William Moorcroft started his career designing for James MacIntyre & Co, Burslem, Staffordshire. Here, he was given complete freedom to explore materials, colours and glazes, ultimately developing his unique, colourful style. He personalised each piece of pottery produced with his own signature or initials. Moorcroft's talents soon saw him promoted to director of the art pottery department.
Moorcroft's early pieces were decorated primarily with tube-lining. Amongst these was his popular Florian ware range, which used flowers, foliage and peacock feathers. His Aurelian range, on the other hand, used transfer printing and gilding. Moorcroft's style was influenced by ceramics of the Far East and also by the Etruscan and classical Roman civilizations. In addition to his decorative vases, jardinieres, jugs and biscuit barrels, he also produced a range of practical tablewares.
In 1904, Moorcroft won a gold medal at the St Louis International Exhibition and followed up the achievement with further medals and commendations, culminating in the appointment of the Moorcroft company as Potter to HM The Queen in 1928.
In 1913, Moorcroft left MacIntyre & Co to set up his own pottery in Burslem. Money came from Liberty, the famous London store and Liberty continued to control Moorcroft until 1962. He worked closely with his employees, personally overseeing the design of all pieces. Early wares were limited in colour, owing to Moorcroft's inexperience with underglaze colours, but he later expanded to a much more extensive range, employing the use of richer, deeper colours that achieved a greater boldness than his earlier designs. For the later years of his life, Moorcroft was preoccupied with developing flambe glazes, which he used to enhance the look of many of his patterns.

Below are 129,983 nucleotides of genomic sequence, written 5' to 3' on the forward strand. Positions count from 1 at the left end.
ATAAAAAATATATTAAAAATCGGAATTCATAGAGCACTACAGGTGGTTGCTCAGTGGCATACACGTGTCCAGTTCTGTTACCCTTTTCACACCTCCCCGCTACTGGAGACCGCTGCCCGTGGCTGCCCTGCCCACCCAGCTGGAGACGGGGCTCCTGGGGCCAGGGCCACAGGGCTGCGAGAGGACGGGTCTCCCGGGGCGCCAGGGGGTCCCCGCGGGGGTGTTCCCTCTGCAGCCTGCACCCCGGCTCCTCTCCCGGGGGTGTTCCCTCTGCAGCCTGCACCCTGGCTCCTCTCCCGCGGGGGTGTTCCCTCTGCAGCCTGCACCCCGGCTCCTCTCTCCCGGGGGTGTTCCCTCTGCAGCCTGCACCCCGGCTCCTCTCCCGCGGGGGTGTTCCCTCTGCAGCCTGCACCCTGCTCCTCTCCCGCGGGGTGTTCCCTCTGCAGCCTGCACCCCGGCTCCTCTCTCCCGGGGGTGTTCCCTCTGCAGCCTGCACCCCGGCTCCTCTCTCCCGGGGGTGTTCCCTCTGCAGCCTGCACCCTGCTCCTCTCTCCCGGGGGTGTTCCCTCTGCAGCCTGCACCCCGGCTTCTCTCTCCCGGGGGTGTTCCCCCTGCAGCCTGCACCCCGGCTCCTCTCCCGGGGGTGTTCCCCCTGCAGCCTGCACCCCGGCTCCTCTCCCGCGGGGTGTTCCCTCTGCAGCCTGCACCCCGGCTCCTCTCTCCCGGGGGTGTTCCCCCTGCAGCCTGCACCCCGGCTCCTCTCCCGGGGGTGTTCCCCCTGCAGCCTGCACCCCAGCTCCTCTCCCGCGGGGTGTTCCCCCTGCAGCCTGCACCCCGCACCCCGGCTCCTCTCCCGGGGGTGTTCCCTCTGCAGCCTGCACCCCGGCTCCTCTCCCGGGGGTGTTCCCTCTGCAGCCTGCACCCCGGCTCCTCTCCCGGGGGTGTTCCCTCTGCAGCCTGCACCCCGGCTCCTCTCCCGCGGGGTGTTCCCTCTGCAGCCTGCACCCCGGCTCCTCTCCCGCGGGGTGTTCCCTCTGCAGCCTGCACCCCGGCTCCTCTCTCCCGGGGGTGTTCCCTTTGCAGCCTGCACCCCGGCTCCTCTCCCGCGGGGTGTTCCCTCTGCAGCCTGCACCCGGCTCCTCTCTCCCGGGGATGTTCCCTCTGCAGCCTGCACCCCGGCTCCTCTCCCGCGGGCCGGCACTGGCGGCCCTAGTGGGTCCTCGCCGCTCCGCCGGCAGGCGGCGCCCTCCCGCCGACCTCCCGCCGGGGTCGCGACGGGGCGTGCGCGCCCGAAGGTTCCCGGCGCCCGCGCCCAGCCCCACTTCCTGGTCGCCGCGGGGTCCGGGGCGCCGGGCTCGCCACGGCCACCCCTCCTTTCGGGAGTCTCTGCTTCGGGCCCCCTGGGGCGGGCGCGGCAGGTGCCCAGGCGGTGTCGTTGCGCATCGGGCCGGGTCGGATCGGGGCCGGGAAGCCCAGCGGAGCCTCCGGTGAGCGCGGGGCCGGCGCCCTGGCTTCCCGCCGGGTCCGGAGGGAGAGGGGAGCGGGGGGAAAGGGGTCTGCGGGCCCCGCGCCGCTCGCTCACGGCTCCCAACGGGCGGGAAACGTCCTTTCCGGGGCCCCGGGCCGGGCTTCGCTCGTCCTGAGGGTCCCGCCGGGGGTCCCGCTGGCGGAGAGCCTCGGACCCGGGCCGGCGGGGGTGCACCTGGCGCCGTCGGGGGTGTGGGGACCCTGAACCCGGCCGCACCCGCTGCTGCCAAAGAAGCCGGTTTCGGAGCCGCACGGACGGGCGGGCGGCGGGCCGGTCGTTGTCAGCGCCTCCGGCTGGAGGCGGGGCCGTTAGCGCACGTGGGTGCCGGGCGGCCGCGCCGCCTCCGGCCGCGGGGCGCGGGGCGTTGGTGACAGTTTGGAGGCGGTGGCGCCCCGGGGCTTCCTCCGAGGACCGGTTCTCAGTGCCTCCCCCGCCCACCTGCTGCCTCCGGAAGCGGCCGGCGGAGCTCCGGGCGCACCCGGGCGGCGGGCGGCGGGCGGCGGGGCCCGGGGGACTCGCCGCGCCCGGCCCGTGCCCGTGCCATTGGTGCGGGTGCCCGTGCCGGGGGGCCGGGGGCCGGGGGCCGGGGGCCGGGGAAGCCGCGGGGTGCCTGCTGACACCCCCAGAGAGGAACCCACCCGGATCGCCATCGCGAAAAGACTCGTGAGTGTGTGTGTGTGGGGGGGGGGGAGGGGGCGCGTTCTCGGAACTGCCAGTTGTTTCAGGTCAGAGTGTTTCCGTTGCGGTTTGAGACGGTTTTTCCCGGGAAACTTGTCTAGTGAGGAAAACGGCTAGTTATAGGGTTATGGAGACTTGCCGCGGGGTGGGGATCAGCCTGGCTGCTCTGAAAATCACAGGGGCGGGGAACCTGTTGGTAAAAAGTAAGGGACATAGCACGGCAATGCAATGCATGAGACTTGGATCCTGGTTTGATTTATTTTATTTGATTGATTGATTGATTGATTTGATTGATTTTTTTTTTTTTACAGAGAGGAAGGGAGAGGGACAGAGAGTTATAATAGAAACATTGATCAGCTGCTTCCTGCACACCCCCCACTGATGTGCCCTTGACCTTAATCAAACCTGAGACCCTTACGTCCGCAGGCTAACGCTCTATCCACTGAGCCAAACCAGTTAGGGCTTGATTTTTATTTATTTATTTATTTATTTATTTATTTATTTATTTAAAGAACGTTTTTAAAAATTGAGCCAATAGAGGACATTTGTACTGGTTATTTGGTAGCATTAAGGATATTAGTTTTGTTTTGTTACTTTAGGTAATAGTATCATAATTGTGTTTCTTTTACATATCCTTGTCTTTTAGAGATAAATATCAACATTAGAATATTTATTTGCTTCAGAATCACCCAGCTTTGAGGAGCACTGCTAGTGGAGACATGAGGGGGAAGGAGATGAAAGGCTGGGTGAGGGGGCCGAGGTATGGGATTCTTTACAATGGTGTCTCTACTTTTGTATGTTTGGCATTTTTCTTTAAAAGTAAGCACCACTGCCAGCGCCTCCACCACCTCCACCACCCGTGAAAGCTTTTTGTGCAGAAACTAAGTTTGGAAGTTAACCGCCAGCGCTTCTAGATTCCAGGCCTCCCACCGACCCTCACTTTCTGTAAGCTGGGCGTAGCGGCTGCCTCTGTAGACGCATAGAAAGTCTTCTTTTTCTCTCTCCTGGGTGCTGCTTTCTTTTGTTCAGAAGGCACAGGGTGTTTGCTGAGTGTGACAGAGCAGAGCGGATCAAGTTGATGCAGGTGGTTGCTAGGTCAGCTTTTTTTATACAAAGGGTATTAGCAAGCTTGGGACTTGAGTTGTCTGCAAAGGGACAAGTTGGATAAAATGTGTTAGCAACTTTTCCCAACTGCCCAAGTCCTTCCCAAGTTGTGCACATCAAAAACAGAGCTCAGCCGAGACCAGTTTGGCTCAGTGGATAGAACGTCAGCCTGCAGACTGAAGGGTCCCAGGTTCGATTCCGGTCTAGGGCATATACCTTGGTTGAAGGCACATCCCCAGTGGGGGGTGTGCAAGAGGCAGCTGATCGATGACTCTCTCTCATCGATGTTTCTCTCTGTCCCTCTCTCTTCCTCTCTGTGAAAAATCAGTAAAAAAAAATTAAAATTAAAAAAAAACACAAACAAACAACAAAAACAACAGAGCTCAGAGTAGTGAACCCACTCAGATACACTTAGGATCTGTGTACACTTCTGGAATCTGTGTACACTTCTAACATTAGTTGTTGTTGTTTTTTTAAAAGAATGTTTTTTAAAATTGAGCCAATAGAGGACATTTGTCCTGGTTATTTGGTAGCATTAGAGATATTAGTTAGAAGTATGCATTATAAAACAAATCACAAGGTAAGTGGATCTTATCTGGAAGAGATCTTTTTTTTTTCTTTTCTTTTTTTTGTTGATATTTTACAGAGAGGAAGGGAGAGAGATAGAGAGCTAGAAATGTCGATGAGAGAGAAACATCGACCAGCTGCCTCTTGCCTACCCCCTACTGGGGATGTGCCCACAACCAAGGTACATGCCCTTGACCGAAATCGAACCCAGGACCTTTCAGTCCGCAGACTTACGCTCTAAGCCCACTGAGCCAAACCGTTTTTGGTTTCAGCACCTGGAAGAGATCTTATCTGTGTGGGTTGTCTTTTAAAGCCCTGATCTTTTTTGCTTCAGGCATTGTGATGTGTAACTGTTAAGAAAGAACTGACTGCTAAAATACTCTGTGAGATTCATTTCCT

Since the opening of his pottery, Moorcroft collaborated with the London department store Liberty. He worked with the company to produce designs such as Flamminian and Claremont. His most popular pattern is said to be Pomegranate, while others like Eighteenth Century and the landscape pattern Moonlit Blue are amongst those highly prized by collectors today.
In 1937, Moorcroft was joined by his son Walter, who, with the help of his brother John, became director of the pottery. Walter carried on many of his father's popular patterns, later improvising or varying some of them.
Unlike most pioneering art pottery firms, the Moorcroft pottery remains in operation today, producing designs that respect its traditions of style and technique.
Over the past years the world profile of Moorcroft has grown internationally, both in quality and in perceived value. Auctioneers Bonhams hold a dedicated Moorcroft sale each year. In 2001, Sothebys New York held a major sale comprising many pieces of Moorcroft pottery. The Victoria & Albert museum has joined many other national museums with significant pieces of Moorcroft pottery in their permanent collections.